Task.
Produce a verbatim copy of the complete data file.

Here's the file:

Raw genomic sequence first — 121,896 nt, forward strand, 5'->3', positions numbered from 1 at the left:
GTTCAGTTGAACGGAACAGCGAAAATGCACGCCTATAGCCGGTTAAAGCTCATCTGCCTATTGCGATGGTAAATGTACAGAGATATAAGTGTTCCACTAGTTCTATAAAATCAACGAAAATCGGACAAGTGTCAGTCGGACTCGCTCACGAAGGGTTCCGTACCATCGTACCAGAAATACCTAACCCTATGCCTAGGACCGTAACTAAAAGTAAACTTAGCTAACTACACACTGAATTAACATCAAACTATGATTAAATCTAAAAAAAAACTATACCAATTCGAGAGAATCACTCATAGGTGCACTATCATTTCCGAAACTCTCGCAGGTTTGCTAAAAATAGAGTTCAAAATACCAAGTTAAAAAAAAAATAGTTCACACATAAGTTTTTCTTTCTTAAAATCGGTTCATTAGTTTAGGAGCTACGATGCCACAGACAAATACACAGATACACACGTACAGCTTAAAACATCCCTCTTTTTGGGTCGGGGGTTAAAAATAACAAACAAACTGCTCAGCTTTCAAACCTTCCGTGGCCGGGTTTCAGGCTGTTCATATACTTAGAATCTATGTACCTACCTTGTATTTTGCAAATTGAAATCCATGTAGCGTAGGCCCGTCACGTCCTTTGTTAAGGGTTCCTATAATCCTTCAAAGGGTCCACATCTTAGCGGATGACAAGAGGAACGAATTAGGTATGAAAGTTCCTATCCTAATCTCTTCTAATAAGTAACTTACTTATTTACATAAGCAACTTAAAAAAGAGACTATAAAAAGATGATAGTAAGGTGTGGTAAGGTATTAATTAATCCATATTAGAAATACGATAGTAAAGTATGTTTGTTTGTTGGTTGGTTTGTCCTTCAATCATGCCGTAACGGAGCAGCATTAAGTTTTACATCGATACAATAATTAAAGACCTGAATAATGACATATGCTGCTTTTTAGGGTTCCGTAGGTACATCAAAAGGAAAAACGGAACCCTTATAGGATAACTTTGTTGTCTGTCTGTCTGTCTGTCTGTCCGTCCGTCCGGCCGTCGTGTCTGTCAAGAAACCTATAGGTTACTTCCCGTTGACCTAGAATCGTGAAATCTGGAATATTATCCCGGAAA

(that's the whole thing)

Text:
Raw genomic sequence first — 121,896 nt, forward strand, 5'->3', positions numbered from 1 at the left:
GTTCAGTTGAACGGAACAGCGAAAATGCACGCCTATAGCCGGTTAAAGCTCATCTGCCTATTGCGATGGTAAATGTACAGAGATATAAGTGTTCCACTAGTTCTATAAAATCAACGAAAATCGGACAAGTGTCAGTCGGACTCGCTCACGAAGGGTTCCGTACCATCGTACCAGAAATACCTAACCCTATGCCTAGGACCGTAACTAAAAGTAAACTTAGCTAACTACACACTGAATTAACATCAAACTATGATTAAATCTAAAAAAAAACTATACCAATTCGAGAGAATCACTCATAGGTGCACTATCATTTCCGAAACTCTCGCAGGTTTGCTAAAAATAGAGTTCAAAATACCAAGTTAAAAAAAAAATAGTTCACACATAAGTTTTTCTTTCTTAAAATCGGTTCATTAGTTTAGGAGCTACGATGCCACAGACAAATACACAGATACACACGTACAGCTTAAAACATCCCTCTTTTTGGGTCGGGGGTTAAAAATAACAAACAAACTGCTCAGCTTTCAAACCTTCCGTGGCCGGGTTTCAGGCTGTTCATATACTTAGAATCTATGTACCTACCTTGTATTTTGCAAATTGAAATCCATGTAGCGTAGGCCCGTCACGTCCTTTGTTAAGGGTTCCTATAATCCTTCAAAGGGTCCACATCTTAGCGGATGACAAGAGGAACGAATTAGGTATGAAAGTTCCTATCCTAATCTCTTCTAATAAGTAACTTACTTATTTACATAAGCAACTTAAAAAAGAGACTATAAAAAGATGATAGTAAGGTGTGGTAAGGTATTAATTAATCCATATTAGAAATACGATAGTAAAGTATGTTTGTTTGTTGGTTGGTTTGTCCTTCAATCATGCCGTAACGGAGCAGCATTAAGTTTTACATCGATACAATAATTAAAGACCTGAATAATGACATATGCTGCTTTTTAGGGTTCCGTAGGTACATCAAAAGGAAAAACGGAACCCTTATAGGATAACTTTGTTGTCTGTCTGTCTGTCTGTCTGTCCGTCCGTCCGGCCGTCGTGTCTGTCAAGAAACCTATAGGTTACTTCCCGTTGACCTAGAATCGTGAAATCTGGAATATTATCCCGGAAA